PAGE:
Consumer Reports has a whole section of their website dedicated to buying new and used cars, including vehicle by vehicle ratings and comparisons, articles about how to choose the right vehicle for you, lists of the best and worst vehicles on the market, calculation tools for financing your vehicle, and tips for how to prepare yourself for going in for a test drive and how to bargain effectively at the dealership. Honestly, there’s such an overwhelming amount of good information on the Consumer Reports website that you should plan on making several visits to their page.

Another website I found extremely useful, especially when arming myself with research for bargaining, was This site was founded by a co-founder of TripAdvisor, and is chock-full of comparison data about new and used vehicles. You can see real prices that people are paying for vehicles you’re interested in, and you can even sell your used car through the site. Their information about real invoice price paid was one of my most important pieces of data for my own bargaining experience.

One more note about vehicle information sites – there were two other sites I used called TrueCar and Edmunds. Both of these sites contract with dealerships to give buyers competitive price quotes, but don’t be fooled into thinking these are the best prices you can get for a vehicle. While they serve the purpose of starting the conversation between the buyer and the dealership about price, be wary; in neither case did they give me the best price I could get, and in one case gave me an estimate that was thousands of dollars above a reasonable value. The dealerships have a deal with these sort of services in order to reach you, the buyer, and try to get you into the dealership faster, so take their recommendations with a grain of salt.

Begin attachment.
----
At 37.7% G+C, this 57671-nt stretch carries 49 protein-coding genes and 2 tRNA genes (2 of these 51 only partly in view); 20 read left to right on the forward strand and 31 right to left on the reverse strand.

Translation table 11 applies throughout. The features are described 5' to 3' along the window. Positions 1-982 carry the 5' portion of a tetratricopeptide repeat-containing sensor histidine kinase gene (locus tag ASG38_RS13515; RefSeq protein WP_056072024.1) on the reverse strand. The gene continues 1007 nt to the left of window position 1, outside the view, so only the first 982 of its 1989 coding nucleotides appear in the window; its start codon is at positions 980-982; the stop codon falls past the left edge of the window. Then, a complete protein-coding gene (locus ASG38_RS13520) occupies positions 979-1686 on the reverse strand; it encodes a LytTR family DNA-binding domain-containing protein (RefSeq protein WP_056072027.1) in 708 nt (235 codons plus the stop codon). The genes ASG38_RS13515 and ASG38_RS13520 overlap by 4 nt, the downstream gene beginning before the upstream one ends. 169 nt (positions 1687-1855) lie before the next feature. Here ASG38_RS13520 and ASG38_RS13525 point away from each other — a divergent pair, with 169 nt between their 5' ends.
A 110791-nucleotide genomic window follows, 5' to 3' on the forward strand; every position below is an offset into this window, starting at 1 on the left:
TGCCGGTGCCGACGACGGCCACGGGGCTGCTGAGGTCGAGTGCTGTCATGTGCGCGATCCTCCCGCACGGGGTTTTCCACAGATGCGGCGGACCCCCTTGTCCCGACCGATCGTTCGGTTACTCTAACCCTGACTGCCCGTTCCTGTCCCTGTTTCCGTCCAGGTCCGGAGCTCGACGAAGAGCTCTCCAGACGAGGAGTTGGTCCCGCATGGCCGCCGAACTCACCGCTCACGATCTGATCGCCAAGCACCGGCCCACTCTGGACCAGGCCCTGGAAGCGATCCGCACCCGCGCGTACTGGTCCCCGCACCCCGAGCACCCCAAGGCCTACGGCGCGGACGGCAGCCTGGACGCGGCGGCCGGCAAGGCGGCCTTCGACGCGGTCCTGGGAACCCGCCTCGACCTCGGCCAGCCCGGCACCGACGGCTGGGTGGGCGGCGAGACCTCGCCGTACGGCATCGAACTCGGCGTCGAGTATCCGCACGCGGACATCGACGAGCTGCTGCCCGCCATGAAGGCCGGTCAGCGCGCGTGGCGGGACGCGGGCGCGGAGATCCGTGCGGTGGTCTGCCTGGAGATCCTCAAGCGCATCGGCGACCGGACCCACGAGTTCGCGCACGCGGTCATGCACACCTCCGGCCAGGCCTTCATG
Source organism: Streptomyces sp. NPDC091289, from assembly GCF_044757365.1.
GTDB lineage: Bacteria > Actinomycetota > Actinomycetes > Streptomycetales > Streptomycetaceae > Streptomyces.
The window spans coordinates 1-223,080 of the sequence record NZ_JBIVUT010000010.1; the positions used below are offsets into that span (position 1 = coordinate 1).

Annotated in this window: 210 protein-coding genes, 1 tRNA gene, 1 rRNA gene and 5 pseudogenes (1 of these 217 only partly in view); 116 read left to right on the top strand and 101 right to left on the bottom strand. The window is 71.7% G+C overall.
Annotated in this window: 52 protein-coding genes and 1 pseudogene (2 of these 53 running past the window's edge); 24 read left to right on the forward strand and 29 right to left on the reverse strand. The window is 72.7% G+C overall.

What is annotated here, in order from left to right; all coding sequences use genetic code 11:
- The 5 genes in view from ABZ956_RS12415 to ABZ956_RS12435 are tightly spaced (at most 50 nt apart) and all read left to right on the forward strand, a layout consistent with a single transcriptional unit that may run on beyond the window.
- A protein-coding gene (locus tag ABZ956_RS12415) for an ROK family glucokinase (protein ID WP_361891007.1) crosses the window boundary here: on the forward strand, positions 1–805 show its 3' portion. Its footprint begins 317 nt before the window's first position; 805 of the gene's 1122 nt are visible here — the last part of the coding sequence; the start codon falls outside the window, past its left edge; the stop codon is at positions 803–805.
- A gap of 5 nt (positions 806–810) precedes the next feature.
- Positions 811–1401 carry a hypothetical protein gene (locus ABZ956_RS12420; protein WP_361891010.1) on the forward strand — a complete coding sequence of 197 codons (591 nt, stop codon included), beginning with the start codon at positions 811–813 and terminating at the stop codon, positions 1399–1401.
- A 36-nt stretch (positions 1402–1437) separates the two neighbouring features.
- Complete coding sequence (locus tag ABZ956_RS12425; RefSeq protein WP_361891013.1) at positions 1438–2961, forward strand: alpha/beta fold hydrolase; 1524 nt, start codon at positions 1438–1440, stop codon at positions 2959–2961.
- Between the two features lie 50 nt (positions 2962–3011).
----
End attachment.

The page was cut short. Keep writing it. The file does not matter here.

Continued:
When looking to estimate a fair market value for trading in or selling your used car, try using Kelley Blue Book, found at, or NADAguides, found at or in print at the library’s Reference Desk.

Figure out which car you want, do your research to see what other people are paying for this car and then decide on a number that is the most you are willing to pay. Do as much communicating via email about price as you can with a salesperson at the dealership so that you have the conversation in writing. Start your bargaining by saying you want to pay a price you know is lower than you will likely pay – they will be starting their end of the bargaining at a price that is far too high, and you will both move incrementally toward the middle to settle on a price. If you bring with you printouts of your research and their emailed quotes, this will help your case. This is likely to be a lengthy and even stressful process, so be confident and stick to the amount you’re willing to pay. If the salesperson ultimately won’t agree to your terms, don’t be afraid to get up and walk away. I had to do this at one dealership and was so glad I did. I’m thrilled with the car I finally found, and couldn’t be happier starting the New Year in a new set of wheels.

Liz Reed is the Adult Services Librarian at the Morrill Memorial Library in Norwood, MA. Look for her article in the January 10, 2019 edition of the Norwood Transcript.